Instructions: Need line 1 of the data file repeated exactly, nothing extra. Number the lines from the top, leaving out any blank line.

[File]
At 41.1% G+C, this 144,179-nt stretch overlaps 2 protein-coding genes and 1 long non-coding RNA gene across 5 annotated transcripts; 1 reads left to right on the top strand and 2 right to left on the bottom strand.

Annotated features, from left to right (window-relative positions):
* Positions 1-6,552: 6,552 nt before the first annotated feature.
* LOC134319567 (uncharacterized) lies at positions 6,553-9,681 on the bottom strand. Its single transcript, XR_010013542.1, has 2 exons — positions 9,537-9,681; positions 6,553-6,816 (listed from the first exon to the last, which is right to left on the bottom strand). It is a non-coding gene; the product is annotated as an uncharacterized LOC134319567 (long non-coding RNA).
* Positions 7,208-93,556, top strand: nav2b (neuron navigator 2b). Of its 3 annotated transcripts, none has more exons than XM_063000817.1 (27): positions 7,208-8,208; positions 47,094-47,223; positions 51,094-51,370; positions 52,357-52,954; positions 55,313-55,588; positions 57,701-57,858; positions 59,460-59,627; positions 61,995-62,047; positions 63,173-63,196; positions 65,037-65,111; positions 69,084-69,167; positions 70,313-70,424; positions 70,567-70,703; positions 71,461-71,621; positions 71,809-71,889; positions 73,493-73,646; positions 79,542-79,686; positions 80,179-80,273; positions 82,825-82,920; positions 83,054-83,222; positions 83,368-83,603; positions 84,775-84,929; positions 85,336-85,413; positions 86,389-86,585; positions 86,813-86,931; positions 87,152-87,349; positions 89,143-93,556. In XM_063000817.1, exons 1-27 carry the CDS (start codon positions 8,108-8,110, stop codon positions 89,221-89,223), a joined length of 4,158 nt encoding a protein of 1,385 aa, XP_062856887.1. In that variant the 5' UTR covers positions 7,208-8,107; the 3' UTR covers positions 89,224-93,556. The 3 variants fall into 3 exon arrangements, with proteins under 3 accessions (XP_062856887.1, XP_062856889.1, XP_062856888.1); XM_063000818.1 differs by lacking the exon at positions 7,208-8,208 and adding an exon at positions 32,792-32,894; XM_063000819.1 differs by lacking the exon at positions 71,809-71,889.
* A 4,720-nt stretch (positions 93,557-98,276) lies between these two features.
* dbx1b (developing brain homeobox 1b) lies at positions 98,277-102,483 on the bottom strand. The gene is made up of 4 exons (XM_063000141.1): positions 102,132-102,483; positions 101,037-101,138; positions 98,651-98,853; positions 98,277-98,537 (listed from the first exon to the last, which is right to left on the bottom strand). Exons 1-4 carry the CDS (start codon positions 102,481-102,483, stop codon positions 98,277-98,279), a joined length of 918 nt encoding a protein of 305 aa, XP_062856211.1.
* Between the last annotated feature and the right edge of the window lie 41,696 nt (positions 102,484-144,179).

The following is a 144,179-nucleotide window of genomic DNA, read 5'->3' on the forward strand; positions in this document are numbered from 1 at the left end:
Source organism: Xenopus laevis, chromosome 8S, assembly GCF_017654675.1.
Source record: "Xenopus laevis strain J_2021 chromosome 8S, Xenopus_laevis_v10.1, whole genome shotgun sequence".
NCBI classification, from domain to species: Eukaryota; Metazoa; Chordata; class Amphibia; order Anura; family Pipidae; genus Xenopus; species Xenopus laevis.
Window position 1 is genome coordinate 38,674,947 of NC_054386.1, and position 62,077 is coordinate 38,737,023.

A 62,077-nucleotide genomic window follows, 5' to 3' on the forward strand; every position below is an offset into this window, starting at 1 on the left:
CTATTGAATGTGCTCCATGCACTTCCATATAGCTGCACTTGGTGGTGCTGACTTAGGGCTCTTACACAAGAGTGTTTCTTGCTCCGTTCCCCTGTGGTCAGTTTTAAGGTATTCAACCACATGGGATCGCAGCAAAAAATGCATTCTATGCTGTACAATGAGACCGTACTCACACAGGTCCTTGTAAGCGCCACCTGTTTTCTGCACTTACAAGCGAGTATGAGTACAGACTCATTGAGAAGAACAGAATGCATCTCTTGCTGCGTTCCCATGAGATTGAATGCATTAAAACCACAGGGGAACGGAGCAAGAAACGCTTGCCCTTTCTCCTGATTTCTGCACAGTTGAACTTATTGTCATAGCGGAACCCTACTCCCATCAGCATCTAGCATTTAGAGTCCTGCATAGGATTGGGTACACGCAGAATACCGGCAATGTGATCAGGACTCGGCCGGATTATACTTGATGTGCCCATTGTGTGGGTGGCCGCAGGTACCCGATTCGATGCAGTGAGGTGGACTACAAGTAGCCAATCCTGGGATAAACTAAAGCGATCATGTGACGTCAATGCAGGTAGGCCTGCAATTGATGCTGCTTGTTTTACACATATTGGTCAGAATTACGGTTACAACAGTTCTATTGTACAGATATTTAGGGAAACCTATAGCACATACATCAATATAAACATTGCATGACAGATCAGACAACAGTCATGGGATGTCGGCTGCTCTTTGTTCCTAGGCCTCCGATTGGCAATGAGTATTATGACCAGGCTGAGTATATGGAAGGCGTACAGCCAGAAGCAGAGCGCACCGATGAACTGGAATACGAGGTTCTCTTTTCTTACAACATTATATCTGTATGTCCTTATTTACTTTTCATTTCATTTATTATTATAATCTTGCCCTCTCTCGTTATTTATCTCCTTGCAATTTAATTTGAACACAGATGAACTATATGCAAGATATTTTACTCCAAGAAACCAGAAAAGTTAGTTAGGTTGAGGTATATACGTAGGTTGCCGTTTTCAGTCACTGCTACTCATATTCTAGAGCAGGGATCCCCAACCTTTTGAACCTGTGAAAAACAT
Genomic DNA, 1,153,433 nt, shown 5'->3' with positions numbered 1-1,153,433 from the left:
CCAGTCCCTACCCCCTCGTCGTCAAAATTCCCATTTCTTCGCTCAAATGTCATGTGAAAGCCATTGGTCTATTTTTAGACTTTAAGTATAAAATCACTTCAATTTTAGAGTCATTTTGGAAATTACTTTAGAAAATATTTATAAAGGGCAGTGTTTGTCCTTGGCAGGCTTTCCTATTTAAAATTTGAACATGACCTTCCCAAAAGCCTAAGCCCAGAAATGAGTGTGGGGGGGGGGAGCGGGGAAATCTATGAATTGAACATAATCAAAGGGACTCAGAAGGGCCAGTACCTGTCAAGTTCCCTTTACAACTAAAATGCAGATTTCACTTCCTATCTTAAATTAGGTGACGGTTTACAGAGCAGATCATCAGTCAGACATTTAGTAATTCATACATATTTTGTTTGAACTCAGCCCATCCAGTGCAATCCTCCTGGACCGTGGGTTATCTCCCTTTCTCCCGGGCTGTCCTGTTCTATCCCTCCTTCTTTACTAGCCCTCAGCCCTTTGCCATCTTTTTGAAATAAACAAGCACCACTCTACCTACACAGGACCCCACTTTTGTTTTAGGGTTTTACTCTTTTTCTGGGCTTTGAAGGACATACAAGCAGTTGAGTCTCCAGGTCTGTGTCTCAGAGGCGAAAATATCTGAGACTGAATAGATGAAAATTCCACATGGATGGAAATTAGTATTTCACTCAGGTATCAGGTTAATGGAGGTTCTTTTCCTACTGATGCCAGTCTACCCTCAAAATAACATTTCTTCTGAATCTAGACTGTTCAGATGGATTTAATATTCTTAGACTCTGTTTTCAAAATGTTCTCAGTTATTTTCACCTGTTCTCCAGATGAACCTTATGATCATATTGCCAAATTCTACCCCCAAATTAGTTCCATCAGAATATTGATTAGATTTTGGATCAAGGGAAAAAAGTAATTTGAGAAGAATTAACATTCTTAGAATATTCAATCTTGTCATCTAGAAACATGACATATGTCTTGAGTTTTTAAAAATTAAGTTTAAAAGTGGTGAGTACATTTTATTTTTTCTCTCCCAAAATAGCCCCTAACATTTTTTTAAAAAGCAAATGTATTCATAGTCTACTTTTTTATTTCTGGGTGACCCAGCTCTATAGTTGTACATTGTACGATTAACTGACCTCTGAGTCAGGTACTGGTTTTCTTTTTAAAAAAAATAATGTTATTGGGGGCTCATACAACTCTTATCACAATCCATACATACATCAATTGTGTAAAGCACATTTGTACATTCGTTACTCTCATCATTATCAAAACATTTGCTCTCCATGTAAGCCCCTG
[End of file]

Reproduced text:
At 41.1% G+C, this 144,179-nt stretch overlaps 2 protein-coding genes and 1 long non-coding RNA gene across 5 annotated transcripts; 1 reads left to right on the top strand and 2 right to left on the bottom strand.